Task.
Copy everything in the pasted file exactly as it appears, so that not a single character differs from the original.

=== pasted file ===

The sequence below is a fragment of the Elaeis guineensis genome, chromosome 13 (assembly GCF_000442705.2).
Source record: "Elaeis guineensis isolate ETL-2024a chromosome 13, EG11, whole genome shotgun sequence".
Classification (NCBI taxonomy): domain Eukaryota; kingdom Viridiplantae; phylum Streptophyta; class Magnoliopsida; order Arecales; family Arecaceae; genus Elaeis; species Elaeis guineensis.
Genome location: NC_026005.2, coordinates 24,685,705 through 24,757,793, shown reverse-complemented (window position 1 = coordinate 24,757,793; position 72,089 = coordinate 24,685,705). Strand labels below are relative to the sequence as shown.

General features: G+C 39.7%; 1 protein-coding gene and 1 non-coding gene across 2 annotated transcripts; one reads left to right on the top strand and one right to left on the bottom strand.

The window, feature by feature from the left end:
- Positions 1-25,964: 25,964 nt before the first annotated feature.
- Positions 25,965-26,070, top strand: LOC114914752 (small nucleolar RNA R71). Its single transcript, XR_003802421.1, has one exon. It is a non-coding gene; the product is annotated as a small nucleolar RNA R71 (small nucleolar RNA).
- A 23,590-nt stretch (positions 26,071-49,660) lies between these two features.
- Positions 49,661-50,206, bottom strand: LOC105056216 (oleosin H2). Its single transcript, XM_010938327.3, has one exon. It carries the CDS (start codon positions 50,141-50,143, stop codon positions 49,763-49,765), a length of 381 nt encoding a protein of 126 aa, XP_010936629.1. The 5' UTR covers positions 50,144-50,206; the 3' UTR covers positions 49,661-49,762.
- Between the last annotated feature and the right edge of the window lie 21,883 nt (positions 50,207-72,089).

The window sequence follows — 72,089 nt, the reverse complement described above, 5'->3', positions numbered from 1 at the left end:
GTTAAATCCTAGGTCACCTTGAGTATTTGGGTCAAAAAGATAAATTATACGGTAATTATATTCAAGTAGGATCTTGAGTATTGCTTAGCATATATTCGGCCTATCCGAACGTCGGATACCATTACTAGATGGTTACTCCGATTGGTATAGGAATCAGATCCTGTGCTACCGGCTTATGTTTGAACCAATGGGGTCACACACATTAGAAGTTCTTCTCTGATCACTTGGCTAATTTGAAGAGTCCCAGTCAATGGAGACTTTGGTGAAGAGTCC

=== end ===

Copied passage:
The sequence below is a fragment of the Elaeis guineensis genome, chromosome 13 (assembly GCF_000442705.2).
Source record: "Elaeis guineensis isolate ETL-2024a chromosome 13, EG11, whole genome shotgun sequence".
Classification (NCBI taxonomy): domain Eukaryota; kingdom Viridiplantae; phylum Streptophyta; class Magnoliopsida; order Arecales; family Arecaceae; genus Elaeis; species Elaeis guineensis.
Genome location: NC_026005.2, coordinates 24,685,705 through 24,757,793, shown reverse-complemented (window position 1 = coordinate 24,757,793; position 72,089 = coordinate 24,685,705). Strand labels below are relative to the sequence as shown.

General features: G+C 39.7%; 1 protein-coding gene and 1 non-coding gene across 2 annotated transcripts; one reads left to right on the top strand and one right to left on the bottom strand.

The window, feature by feature from the left end:
- Positions 1-25,964: 25,964 nt before the first annotated feature.
- Positions 25,965-26,070, top strand: LOC114914752 (small nucleolar RNA R71). Its single transcript, XR_003802421.1, has one exon. It is a non-coding gene; the product is annotated as a small nucleolar RNA R71 (small nucleolar RNA).
- A 23,590-nt stretch (positions 26,071-49,660) lies between these two features.
- Positions 49,661-50,206, bottom strand: LOC105056216 (oleosin H2). Its single transcript, XM_010938327.3, has one exon. It carries the CDS (start codon positions 50,141-50,143, stop codon positions 49,763-49,765), a length of 381 nt encoding a protein of 126 aa, XP_010936629.1. The 5' UTR covers positions 50,144-50,206; the 3' UTR covers positions 49,661-49,762.
- Between the last annotated feature and the right edge of the window lie 21,883 nt (positions 50,207-72,089).

The window sequence follows — 72,089 nt, the reverse complement described above, 5'->3', positions numbered from 1 at the left end:
GTTAAATCCTAGGTCACCTTGAGTATTTGGGTCAAAAAGATAAATTATACGGTAATTATATTCAAGTAGGATCTTGAGTATTGCTTAGCATATATTCGGCCTATCCGAACGTCGGATACCATTACTAGATGGTTACTCCGATTGGTATAGGAATCAGATCCTGTGCTACCGGCTTATGTTTGAACCAATGGGGTCACACACATTAGAAGTTCTTCTCTGATCACTTGGCTAATTTGAAGAGTCCCAGTCAATGGAGACTTTGGTGAAGAGTCC